Your Friday Dose of Woo: Paw-erful woo for paw-erful pets

It’s been a pretty good week on the ol’ blog here, with lots of good material to draw from, finishing up yesterday with my expression of disdain for the choice of Bill Maher for the Richard Dawkins Award. I expected some blowback for my criticism, and I got some. However, I was surprised at how mild it was, at least from the one person I expected to defend the decision, P.Z. Myers. Quite frankly, his defense of the decision to select Bill Maher struck me as enormously half-hearted, in essence saying, “Sure he’s a wingnut, but he’s our wingnut, and, oh, by the way, all that quackery he supports has nothing to do with the award anyway because he made a movie atheists like. So stop harshing our buzz at getting to have a real celebrity well known in the mainstream address the convention.” It wasn’t really worth a whole post to respond to (just one an aside in one of my characteristically long-winded non sequiturs of an introduction), because P.Z. struck me as being rather embarrassed at having to defend the choice of Maher. That such a tepid defense of the choice of Maher was the best that P.Z. could come up with told me pretty much all I need to know about how crappy the choice of Maher was.

Thus endeth the non-related introduction to this post.

Besides, I realized that I hadn’t done Your Friday Dose of Woo in over a month, and I needed a fix.

So searching through my infamous Folder of Woo, along with some more recent candidates for a a discussion, I noticed that a lot of them were fairly old. I guess that’s what I get for farting around so much about doing YFDoW on such an irregular basis. I noticed one thing fairly quickly. I’ve been doing this little flight of fancy for three years now, less frequently in the last year, and I don’t think that I’ve ever found any really good woo for pets. Oh, sure, I’ve found the occasional pet acupuncture site, but they’ve never been anything all that woo-ey. Ditto the occasional pet herbal remedy site. But then, I hadn’t really looked–until now.

Meet the Paw Healer, which bills itself as “natural paw healing with Chinese herbals.”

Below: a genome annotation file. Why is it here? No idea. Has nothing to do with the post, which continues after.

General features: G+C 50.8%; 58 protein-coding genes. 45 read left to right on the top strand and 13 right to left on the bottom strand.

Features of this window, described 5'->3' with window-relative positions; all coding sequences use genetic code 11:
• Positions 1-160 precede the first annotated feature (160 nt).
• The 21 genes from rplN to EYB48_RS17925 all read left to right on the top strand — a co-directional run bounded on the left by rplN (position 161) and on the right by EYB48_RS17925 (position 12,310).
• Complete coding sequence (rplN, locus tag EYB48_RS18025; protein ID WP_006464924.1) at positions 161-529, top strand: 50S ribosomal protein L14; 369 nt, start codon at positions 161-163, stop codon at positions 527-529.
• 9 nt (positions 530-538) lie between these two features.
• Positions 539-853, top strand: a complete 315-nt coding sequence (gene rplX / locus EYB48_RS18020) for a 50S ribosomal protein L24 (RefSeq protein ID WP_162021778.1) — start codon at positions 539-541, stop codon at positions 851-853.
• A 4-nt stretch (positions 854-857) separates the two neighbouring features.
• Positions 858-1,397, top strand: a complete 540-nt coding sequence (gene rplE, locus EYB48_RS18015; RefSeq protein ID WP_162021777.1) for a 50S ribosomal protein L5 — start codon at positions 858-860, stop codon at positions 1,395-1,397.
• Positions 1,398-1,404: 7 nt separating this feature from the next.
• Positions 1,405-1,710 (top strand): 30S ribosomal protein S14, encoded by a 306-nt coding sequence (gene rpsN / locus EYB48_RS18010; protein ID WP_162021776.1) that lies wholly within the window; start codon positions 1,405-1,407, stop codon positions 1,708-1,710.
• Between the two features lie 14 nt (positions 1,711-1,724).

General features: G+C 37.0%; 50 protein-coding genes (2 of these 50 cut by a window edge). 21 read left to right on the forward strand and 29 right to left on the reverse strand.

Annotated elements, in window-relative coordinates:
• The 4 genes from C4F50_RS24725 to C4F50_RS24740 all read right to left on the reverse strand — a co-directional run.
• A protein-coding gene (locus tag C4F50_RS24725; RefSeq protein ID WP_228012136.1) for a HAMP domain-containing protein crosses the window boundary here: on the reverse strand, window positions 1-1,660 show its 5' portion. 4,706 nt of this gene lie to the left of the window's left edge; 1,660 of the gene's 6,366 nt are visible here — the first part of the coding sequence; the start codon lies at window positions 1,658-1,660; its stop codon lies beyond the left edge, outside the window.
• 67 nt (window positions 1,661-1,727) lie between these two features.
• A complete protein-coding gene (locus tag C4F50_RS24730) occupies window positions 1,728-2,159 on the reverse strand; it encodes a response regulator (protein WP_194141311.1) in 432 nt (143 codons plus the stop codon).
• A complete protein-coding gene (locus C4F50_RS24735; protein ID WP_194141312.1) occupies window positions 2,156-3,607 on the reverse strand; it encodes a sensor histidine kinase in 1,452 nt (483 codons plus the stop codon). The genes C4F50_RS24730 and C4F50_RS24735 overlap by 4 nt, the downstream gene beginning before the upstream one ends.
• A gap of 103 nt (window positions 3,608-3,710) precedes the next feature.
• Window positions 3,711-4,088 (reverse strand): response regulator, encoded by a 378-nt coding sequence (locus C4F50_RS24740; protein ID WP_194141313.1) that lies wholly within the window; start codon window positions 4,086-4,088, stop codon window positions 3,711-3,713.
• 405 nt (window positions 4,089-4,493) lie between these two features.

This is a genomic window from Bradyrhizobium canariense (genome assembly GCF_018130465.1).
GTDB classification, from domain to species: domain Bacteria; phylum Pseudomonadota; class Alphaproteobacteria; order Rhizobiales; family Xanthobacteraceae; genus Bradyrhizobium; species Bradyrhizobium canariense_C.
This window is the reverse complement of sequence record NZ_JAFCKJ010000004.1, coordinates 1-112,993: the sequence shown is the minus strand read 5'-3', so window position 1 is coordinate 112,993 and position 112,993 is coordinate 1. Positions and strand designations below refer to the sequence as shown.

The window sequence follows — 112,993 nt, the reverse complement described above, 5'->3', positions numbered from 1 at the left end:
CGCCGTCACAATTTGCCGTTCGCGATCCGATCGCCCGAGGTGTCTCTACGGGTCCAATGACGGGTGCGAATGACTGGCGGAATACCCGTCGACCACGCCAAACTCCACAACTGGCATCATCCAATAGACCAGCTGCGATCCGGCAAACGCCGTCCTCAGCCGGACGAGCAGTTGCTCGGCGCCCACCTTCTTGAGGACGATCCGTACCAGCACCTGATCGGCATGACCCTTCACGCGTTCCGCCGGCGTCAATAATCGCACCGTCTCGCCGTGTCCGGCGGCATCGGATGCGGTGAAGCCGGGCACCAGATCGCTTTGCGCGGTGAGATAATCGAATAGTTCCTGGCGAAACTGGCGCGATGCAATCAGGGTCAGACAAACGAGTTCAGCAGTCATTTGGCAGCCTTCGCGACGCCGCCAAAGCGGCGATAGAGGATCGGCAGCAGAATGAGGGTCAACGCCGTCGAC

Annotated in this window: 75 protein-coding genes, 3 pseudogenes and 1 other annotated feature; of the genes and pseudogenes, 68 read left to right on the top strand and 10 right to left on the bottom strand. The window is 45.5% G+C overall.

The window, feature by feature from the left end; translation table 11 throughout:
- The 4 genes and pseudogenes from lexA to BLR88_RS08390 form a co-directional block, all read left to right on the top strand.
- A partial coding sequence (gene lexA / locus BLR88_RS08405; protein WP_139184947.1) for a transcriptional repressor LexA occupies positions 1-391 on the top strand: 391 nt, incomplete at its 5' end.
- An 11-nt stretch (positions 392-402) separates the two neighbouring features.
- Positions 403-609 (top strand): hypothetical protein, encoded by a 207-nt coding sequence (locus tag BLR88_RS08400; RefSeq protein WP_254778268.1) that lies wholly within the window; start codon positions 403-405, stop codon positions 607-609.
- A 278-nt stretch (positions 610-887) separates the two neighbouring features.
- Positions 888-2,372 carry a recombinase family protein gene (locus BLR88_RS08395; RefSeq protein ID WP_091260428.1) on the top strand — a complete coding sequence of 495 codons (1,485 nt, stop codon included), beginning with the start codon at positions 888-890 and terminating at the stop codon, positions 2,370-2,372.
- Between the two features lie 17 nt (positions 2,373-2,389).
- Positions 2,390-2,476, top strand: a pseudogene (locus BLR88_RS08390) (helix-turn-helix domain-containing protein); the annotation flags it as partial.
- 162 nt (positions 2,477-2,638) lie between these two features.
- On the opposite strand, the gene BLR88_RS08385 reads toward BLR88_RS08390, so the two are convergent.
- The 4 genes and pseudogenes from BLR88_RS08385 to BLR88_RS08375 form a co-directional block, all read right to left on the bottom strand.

The very first page I found on this site (don’t ask me how I ended up there) is one for treating “Hind Leg Weakness.” Now I’m not a veterinarian, but I know that in a dog hind leg weakness can be a sign of all sorts of nasty things, in particular hip dysplasia. Weakness and favoring one hind leg was the first sign in our beloved Echo of the cancer that ultimately killed her. So I know not to blow off this sort of symptom in a pet. What does Paw Healer have to say?

This:

Although modern medicine really doesn’t really have a name for this type of weakness, Traditional Chinese medicine surly does and it’s called “Wilting” (wei syndrome). Here’s the official definition:

“Weakness and limpness of the sinews that in severe cases prevents the lifting of the legs” (Practical Dictionary of CHINESE MEDICINE; Weiseman & Feng)

But what, you may ask, is the cause of wei syndrome? Glad you asked. Obviously, this being traditional Chinese medicine (TCM), it has to do with qi and woo, woo and qi, and…well, whatever:

  • Soddening by damp heat: Hind leg weakness that is mostly caused by diet taxation. Because as a result of a lifetime of bad food there’s an accumulation of systemic dampness that’s transforming to heat (damp heat). This pattern will present by your dog seemingly to run hot most of the time, seeks out cool places, perhaps has bad breath, very yellow urine, constipation, ear discharges, eye discharges, a greasy coat, etc.
  • Spleen-stomach vacuity: Hind leg weakness that has been gradually worsening and along with this weakness there has been profound fatigue, stools maybe loose, and your pet may just seem to not be “with it”, and there may be a diminishing appetite.
  • Liver-kidney depletion: Along with hind leg weakness, there maybe also problems with pain of the lower back, loss of hearing, some type of incontinence and this pattern seems to present with mostly older dogs.
  • Lung heat damage to liquid: Hind leg weakness that occurred during or after an an illness and along with it and you will see some coughing, dryness of the throat, restlessness, maybe constipation etc. (the least common of the four patterns)

You know, I’ve often wondered: Just how did the ancient Chinese work all this out? Science? It sure doesn’t seem so. One of these did catch my eye, though, namely the damp heat. This is a recurring theme on this website. It’s “damp heat” this and “damp heat” that. How a lifetime of bad food results in an accumulation of systemic dampness (whatever that means), I have no idea. Of course, no one recognizes his or her dog in a description of running hot and seeking out cool places, all the while having bad breath, very yellow urine, ear discharges, and eye discharges. No one’s older dog just gets those sorts of things as a consequence of aging, does he? Perish the thought!